Murder most foul! Murder most famous! New England has certainly had its share of ghastly homicides. Regional historical organizations have an abundance of execution broadsides and fading pamphlets charting nasty crimes, but most are long forgotten along with the victims and killers. No matter how egregious, few crimes have become legend.

Now two veteran regional historians, J. Dennis Robinson and Professor Joseph A. Conforti, each thoughtfully examines the trials over the most infamous New England ax murders of the late 19th century.

In “Mystery On The Isles Of Shoals: Closing The Case On The Smuttynose Ax Murders Of 1873,” Robinson unravels the trial of Louis Wagner (c. 1845-1875) for the murder of Karen and Anethe Christensen on Maine’s Smuttynose Island on March 6, 1783.

In “Lizzie Borden On Trial: Murder, Ethnicity, And Gender,” Conforti follows the intricacies of Elizabeth “Lizzie” Borden (1860-1927) for the alleged slaying of her father and stepmother, Andrew and Abby, at Fall River, Massachusetts, on Aug. 4, 1892.

Though unrelated, the two butcheries, as the writers both neatly show, were not mere moments of madness or bloodlust, quickly dismissed as someone’s insanity or greed. Both were bellwethers in social, economic, ethnic, religious and journalistic development in a dynamic America. In spite of more heinous crimes forgotten now, both are remembered because their trials made history.

Robinson, journalist and author of “Under the Isles of Shoals: Archeology and Discovery on Smuttynose Island,” is also a steward of that Maine isle. The new book’s subtitle is clearly intended to suggest the book is definitive. Of course, fans of Anita Shreve’s popular novel “The Weight of Water” may not agree with Robinson’s conclusion.

However, Shreve was writing fiction. No matter how eloquent, her book is a work of imagination. Robinson is the latest and first true historian to follow Louis Wagner from the street life of Portsmouth to fishing and life on the Isles of Shoals, and on to the murder of the Christensens, his two escapes from arrest and his eventual execution at the Maine State Prison.

Robinson has scoured the trial documents and every scrap of evidence, providing careful notes, bibliography and a useful index. I will not spoil the book except to say that Wagner was painted a loafer and evil Prussian while the victims were seen as hard-working, innocent Norwegian Americans (which in fact they were). In spite of his antics and what seems a clear evidence trail, Wagner had a dream-team defense. Because the crime occurred on the Maine side of the Isles of Shoal, the trial was to take place in Alfred, but the defense had the venue changed to Portland. The press, and particularly noted poet Celia Thaxter (whose family ran a famous hotel on nearby Appledore Island and had employed the victims) with her on-the-spot essay in Atlantic Monthly, terrified Victorian America.

Conforti’s book is more concise and focuses on the trial of Lizzie Borden, who was acquitted of the ax murder of her father and stepmother. This is a scholarly book of the first order based on the trial evidence and every piece of relevant material. This reviewer would call “Lizzie Borden On Trial” the definitive word. Lizzie, however, has long since become a creature of myth, so her persona will continue to belong to conspiracy buffs.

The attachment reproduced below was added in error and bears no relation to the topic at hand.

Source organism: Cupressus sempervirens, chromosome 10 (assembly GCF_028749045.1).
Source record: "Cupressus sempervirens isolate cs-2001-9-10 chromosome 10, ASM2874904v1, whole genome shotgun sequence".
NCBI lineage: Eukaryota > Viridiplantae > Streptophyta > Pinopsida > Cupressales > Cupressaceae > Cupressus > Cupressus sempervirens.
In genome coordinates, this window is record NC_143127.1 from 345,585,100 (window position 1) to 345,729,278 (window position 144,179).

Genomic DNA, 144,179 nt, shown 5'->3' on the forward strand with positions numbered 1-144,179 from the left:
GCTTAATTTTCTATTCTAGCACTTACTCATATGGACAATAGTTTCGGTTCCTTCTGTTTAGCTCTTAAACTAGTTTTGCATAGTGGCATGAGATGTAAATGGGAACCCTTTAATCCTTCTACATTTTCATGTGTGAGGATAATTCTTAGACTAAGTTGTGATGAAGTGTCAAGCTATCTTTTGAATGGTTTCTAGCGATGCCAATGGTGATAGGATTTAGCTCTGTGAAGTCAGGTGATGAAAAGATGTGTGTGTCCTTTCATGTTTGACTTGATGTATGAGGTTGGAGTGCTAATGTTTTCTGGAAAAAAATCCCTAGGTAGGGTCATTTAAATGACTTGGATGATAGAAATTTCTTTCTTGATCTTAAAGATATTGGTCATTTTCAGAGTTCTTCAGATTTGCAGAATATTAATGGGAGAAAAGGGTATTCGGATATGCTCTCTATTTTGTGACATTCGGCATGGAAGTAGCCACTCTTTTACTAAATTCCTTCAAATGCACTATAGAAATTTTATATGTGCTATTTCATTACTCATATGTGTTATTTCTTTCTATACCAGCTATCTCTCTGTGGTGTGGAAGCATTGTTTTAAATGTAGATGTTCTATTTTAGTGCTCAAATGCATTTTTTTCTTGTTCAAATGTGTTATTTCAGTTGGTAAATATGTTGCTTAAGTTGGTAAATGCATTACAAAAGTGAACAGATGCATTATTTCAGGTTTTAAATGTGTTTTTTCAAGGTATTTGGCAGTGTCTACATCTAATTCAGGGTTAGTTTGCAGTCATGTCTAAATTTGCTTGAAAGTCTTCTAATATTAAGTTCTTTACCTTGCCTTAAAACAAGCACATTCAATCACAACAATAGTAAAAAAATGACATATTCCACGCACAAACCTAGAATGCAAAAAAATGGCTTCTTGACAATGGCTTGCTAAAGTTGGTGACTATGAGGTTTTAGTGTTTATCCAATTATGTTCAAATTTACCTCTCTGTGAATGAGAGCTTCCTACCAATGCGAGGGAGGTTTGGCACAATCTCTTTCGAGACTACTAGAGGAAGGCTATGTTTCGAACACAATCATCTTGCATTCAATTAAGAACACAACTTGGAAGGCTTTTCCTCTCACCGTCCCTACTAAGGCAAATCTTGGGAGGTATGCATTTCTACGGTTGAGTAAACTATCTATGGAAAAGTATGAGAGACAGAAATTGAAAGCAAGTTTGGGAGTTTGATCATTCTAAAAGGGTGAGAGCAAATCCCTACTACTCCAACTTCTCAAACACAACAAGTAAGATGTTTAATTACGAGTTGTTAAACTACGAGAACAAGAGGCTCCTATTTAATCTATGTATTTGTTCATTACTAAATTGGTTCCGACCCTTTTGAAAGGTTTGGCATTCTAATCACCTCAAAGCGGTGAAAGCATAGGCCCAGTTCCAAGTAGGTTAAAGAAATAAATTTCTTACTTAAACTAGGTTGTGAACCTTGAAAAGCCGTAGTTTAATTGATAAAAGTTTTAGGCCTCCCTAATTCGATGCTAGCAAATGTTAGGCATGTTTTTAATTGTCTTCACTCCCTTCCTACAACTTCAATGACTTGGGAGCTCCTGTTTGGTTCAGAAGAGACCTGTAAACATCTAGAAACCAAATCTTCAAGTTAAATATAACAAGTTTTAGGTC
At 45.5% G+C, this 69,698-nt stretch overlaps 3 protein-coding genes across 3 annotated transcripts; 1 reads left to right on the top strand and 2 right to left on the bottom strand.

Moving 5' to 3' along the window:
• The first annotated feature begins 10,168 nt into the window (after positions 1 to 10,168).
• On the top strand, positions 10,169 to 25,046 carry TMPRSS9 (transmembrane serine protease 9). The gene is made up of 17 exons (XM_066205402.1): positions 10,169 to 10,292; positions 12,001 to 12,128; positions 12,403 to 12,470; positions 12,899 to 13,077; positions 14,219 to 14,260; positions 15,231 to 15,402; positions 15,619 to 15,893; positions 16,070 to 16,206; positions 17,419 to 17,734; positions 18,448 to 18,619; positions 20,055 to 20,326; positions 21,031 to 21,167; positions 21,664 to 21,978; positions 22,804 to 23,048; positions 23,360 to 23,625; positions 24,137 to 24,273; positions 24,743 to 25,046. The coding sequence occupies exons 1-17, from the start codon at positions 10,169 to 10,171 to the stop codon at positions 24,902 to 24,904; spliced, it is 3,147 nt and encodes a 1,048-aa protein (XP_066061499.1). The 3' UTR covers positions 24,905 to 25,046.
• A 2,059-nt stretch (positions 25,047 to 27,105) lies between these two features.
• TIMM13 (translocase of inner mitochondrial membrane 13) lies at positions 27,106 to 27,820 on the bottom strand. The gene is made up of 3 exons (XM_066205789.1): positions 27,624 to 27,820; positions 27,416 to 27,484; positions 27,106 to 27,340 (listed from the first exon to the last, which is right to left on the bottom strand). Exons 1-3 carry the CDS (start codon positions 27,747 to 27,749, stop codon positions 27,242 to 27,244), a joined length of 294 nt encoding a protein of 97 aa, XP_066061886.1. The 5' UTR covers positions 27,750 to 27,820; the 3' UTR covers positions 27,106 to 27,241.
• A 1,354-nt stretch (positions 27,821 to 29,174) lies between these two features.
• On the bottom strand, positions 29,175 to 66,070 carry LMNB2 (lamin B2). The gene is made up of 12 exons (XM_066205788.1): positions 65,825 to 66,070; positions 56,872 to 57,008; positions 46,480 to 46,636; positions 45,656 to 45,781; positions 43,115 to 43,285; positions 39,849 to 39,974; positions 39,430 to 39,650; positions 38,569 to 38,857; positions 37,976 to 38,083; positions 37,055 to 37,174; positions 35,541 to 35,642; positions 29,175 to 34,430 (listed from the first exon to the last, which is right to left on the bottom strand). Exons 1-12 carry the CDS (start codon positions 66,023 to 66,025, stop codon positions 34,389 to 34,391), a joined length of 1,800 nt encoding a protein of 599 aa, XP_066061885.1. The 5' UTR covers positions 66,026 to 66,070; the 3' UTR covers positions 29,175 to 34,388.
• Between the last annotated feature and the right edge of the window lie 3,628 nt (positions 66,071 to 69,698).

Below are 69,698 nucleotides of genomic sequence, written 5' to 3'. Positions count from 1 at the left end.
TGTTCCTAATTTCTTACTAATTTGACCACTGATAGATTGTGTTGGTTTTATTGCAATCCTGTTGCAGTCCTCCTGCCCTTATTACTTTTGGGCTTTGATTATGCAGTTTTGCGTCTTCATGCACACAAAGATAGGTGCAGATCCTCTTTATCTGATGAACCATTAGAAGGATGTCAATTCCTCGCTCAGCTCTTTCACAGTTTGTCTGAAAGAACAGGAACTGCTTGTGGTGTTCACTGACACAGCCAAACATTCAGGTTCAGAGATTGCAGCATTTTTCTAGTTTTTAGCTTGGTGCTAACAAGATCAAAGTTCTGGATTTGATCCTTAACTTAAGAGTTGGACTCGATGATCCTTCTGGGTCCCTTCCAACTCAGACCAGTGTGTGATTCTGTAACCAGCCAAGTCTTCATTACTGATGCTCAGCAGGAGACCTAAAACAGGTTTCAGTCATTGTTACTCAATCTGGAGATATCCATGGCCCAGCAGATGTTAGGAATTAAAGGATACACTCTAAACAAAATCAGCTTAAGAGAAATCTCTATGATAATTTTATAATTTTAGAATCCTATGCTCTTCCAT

By the 1890s, the immigrants-versus-Yankee situation was in crisis, especially in mill towns like Fall River. The Borden family had its name on virtually everything from banks to mills to the leading churches. Andrew Borden, was a prosperous (penny-pinching) businessman, who continued to live with his daughters in a section of town that had been abandoned by old-line groups to the Irish and Portuguese laboring families. Borden’s household was an unhappy powder keg, as the author so neatly shows. When the grand jury sent Lizzie up to be tried for murder, she became the target of the immigrant, anti-Protestant press, the falsely accused Sunday School Teacher, “A Protestant Nun” to all Yankeedom. How could “a lady” perform such a revolting crime? To the Labor and ethnic press, growing since the Civil War, she was a killer protected by women’s and Christians’ groups, as well as the white establishment.

The Borden dream team included former Massachusetts Gov. George D. Robinson (a crony of the presiding judge), Andrew J. Jennings, Melvin O. Adams and former Congressman Arthur S. Phillips. Ethnic, suffrage and religious differences were rarely so taut or clear-cut. In Fall River, the Irish-owned Globe carried headlines after the acquittal, claiming the “thing” that killed the Bordens was “still at large.” Then would come the anonymous rhyme “Forty Whacks,” which we all recited as kids. Though found not guilty in the courts, Lizzie, who died a well-to-do woman in 1927, was forever convicted in the court of public opinion. She became an American on a par with London’s Jack The Ripper. Public knowledge of events like the SmuttyNose murders, which had similar social relevance, faded a bit.

William David Barry is a local historian who has authored/co-authored seven books, including “Maine: The Wilder Side of New England” and “Deering: A Social and Architectural History.” He lives in Portland with his wife, Debra, and their cat, Nadine.